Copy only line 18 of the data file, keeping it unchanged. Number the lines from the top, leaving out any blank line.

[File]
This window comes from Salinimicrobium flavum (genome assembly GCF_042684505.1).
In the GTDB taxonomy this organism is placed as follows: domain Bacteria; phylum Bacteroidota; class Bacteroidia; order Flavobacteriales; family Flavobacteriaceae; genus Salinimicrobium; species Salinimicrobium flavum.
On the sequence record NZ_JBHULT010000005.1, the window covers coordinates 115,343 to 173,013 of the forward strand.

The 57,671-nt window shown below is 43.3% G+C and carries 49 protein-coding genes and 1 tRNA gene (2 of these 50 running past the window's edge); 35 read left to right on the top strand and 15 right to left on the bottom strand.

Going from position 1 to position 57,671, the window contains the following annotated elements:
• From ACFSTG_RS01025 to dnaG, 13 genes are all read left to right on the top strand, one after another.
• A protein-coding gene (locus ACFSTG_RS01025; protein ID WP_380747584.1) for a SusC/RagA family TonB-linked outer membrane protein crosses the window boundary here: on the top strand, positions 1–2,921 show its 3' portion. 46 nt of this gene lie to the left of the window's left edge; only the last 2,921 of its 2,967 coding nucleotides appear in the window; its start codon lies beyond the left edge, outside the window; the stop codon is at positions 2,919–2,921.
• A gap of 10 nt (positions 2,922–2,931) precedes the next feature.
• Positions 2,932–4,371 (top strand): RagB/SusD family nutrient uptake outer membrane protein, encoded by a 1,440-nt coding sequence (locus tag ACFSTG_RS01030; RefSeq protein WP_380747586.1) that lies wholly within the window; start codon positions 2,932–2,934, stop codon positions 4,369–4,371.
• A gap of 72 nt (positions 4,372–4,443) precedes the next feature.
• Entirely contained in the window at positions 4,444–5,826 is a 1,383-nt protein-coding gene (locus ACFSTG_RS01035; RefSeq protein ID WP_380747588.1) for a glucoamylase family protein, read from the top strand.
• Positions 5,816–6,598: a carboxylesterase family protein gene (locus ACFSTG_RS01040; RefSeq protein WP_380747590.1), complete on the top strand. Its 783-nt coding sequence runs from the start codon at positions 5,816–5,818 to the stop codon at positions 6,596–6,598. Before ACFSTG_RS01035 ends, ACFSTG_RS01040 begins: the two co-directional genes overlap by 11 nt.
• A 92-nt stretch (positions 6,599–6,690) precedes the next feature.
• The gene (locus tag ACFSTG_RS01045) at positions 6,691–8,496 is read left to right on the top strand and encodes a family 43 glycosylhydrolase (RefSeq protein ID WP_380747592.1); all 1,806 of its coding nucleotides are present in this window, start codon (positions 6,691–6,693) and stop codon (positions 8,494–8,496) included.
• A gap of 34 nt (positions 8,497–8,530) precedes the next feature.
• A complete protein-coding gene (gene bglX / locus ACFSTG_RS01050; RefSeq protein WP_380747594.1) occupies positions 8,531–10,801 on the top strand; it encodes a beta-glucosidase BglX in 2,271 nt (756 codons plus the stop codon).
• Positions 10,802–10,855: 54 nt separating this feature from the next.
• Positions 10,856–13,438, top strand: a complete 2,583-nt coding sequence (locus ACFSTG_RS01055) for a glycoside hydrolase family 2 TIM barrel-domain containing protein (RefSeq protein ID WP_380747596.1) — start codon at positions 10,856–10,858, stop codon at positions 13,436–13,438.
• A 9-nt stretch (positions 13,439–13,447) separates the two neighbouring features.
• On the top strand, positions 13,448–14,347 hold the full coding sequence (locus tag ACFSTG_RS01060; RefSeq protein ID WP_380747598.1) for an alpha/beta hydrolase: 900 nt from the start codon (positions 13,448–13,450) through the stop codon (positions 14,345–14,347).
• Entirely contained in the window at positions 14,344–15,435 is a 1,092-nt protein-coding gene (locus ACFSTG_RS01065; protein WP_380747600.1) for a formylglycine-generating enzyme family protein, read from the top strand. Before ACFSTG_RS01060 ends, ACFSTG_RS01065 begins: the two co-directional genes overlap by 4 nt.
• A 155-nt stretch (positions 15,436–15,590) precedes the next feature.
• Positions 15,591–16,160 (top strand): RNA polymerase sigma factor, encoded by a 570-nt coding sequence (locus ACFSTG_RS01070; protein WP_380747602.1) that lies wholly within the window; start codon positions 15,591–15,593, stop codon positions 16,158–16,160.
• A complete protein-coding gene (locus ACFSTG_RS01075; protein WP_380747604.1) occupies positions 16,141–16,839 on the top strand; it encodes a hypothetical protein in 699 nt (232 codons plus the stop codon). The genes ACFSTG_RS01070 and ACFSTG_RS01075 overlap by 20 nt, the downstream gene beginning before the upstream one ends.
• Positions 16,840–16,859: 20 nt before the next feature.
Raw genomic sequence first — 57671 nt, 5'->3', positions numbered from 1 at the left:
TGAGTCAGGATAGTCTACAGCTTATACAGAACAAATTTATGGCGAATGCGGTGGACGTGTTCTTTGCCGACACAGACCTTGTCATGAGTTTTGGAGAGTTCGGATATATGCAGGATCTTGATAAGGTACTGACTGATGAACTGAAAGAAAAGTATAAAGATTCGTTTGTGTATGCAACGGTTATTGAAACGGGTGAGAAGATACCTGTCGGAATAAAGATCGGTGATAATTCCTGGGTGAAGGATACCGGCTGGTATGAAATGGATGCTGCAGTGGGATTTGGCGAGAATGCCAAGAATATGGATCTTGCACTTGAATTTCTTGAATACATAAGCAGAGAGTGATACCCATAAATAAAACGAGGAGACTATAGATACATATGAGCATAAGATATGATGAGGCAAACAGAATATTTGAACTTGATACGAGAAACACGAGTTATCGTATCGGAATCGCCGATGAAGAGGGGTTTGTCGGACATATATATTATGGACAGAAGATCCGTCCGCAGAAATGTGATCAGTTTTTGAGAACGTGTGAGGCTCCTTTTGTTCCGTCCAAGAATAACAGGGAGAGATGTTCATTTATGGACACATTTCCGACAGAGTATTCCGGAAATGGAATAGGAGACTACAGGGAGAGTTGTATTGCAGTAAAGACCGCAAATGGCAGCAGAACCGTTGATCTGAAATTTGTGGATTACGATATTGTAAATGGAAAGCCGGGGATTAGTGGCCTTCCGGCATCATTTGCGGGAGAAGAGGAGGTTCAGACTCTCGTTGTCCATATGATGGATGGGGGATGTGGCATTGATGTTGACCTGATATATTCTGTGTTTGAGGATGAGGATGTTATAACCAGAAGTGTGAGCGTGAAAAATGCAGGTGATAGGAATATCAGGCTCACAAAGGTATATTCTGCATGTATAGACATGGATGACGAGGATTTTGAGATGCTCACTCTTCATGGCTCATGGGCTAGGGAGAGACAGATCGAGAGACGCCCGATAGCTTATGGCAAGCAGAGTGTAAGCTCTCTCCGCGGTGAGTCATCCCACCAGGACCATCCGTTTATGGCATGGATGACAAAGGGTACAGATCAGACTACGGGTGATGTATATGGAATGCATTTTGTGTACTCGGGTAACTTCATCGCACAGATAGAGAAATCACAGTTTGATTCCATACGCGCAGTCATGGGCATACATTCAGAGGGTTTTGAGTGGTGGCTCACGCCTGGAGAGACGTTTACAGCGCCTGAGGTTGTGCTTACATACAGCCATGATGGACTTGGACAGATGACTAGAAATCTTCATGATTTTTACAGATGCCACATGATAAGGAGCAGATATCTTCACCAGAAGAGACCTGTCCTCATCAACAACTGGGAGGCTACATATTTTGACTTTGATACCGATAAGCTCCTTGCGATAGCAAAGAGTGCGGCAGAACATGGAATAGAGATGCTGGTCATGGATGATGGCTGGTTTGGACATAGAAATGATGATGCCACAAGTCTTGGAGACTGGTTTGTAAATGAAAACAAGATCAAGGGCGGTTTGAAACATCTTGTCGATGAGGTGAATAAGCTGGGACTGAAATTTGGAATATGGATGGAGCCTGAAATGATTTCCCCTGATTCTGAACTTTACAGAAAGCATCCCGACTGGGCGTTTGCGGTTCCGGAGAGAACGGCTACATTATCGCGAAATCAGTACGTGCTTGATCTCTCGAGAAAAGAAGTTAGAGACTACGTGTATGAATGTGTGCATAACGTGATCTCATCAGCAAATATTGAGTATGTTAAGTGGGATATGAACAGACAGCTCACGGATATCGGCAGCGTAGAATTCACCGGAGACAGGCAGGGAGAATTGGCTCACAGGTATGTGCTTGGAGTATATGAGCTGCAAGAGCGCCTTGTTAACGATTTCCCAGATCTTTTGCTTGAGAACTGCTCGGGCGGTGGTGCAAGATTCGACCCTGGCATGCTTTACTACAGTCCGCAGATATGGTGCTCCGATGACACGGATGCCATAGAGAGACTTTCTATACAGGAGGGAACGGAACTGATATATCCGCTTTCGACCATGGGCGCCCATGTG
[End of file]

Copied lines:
• Positions 10,856–13,438, top strand: a complete 2,583-nt coding sequence (locus ACFSTG_RS01055) for a glycoside hydrolase family 2 TIM barrel-domain containing protein (RefSeq protein ID WP_380747596.1) — start codon at positions 10,856–10,858, stop codon at positions 13,436–13,438.